Not exactly: In Clinton case, one has learned to pay attention to fine print qualifiers. Any assertion boldly made by Clinton always depends on what “is” is. Clinton said that Democrats were not responsible for the “mistakes that have been made since the fall of Saddam.” Some Democrats, most notably Bill Clinton, must accept responsibility for such saber rattling at this:

Six weeks ago, Saddam Hussein announced that he would no longer cooperate with the United Nations weapons inspectors called UNSCOM. They are highly professional experts from dozens of countries. Their job is to oversee the elimination of Iraq's capability to retain, create and use weapons of mass destruction, and to verify that Iraq does not attempt to rebuild that capability.

The inspectors undertook this mission first 7.5 years ago at the end of the Gulf War when Iraq agreed to declare and destroy its arsenal as a condition of the ceasefire.

The international community had good reason to set this requirement. Other countries possess weapons of mass destruction and ballistic missiles. With Saddam, there is one big difference: He has used them. Not once, but repeatedly. Unleashing chemical weapons against Iranian troops during a decade-long war. Not only against soldiers, but against civilians, firing Scud missiles at the citizens of Israel, Saudi Arabia, Bahrain and Iran. And not only against a foreign enemy, but even against his own people, gassing Kurdish civilians in Northern Iraq.

The international community had little doubt then, and I have no doubt today, that left unchecked, Saddam Hussein will use these terrible weapons again.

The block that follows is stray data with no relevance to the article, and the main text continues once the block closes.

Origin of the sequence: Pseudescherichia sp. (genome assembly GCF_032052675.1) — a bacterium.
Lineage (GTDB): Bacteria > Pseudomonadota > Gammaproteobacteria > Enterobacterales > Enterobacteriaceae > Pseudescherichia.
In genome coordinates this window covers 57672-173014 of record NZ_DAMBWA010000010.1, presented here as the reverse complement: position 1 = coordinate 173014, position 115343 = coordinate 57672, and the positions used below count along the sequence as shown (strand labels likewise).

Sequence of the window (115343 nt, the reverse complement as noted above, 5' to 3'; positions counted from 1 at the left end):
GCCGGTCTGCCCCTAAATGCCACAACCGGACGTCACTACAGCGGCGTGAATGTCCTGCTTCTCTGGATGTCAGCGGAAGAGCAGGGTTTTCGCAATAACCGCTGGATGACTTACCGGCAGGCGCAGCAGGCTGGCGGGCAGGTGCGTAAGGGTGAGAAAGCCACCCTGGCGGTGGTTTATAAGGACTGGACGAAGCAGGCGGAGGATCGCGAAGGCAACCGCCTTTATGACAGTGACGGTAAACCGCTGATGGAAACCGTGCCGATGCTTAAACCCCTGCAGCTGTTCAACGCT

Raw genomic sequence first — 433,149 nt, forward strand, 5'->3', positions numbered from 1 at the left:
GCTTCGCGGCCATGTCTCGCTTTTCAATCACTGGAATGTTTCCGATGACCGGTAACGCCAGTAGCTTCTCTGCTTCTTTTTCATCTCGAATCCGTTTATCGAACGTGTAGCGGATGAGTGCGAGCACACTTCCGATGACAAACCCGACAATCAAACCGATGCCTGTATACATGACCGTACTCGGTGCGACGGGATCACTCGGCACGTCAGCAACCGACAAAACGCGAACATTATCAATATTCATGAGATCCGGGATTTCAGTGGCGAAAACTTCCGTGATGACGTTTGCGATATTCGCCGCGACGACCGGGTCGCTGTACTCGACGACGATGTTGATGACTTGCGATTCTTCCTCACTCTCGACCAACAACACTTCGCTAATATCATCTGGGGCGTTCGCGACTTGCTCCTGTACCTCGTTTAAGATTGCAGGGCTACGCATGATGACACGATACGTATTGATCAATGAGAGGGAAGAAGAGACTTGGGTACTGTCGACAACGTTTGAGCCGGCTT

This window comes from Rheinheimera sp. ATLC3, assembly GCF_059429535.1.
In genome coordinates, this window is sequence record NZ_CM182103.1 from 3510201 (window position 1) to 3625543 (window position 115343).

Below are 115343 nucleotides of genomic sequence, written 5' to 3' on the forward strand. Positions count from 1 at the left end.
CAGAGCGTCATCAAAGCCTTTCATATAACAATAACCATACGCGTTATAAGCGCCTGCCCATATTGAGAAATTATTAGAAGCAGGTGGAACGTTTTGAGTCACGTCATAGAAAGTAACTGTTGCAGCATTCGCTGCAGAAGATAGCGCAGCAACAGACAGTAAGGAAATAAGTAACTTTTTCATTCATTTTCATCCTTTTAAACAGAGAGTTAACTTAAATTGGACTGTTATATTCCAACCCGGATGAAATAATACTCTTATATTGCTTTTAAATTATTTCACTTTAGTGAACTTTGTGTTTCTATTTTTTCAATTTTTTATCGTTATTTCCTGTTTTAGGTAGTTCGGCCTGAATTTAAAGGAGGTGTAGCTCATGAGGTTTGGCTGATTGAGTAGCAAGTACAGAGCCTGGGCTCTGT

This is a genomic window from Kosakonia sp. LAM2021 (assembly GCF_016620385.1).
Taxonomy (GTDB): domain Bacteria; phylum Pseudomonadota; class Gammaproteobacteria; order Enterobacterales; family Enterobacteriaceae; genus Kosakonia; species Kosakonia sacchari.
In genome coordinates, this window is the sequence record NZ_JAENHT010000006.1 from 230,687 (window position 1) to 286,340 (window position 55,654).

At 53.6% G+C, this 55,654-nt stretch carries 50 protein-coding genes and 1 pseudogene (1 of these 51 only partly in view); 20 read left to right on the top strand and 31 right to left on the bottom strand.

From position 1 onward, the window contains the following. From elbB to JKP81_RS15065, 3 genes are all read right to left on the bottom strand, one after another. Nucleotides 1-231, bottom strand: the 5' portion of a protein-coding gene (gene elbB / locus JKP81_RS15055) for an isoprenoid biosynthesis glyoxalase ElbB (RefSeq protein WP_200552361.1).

That was Clinton on the eve of his impeachment -- long before voters ushered in the age of Bush the Lesser -- addressing the nation on the danger of leaving Saddam unmolested in Iraq. But while Clinton’s saber rattling may be partially responsible for the later deposition of Saddam by Bush the Lesser, no Democrat – not even Bush enabler Lieberman – may be held responsible for mistakes that have occurred “after the fall of Saddam.”

Well, maybe yes, maybe no. It certainly is true that Bush must accept primary responsibility for mistakes that have been made in the prosecution of the Iraq war. But others, even senators that have escaped scrutiny by the insurgents, have dipped their handkerchiefs in the blood of that war. Master strategist and triangulator Clinton is right when he points out that “the real issue is, whether you were for it or against [the war], what are you going to do now?”

That question has not been answered convincingly by Lieberman, Lamont, Bush or Clinton. Aging anti-Vietnam War insurgents think they have an answer: Withdraw under honorable cover – Remember Nixon’s peace with honor? -- and let the natives hash out the future of the Middle East by themselves. But that answer is indifferent to sense and sensibility, which holds that impish history sometimes presents to us a farce (the Vietnam War) that, repeated a second time, becomes a tragedy of incalculable proportions. The Islamic fundamentalists are not Vietnamese; they are world conquerors.

Bush’s answer – introduce democracy and its handmaiden liberty into the Middle East – appears to be going up in smoke; his apparent failure has been applauded by a Euro-Europe insensible of the danger of an Islamic reconquista, homegrown politicians and faux nonpartisan media adepts whose brains are on fire.

In search of a third way, a weary world now turns its eyes to the Great Triangulator and his wife Hillary, prompting the question: Do nations that willingly extend their necks to executioners deserve to survive?

Sunday, July 23, 2006

The Lowell and Colin Show

“Thinking about today's show,” Colin McEnroe – blogger, author, Courant columnist and beau viviant – writes on his blog, “ I re-read Genghis Conn's excellent meditation on Weicker's 1970 three-way. (It is fun to wonder how many of the people posting comments, back then, about Lieberman crushing Lamont like a bug have revised their entomology. Hey, we ALL get stuff wrong.)”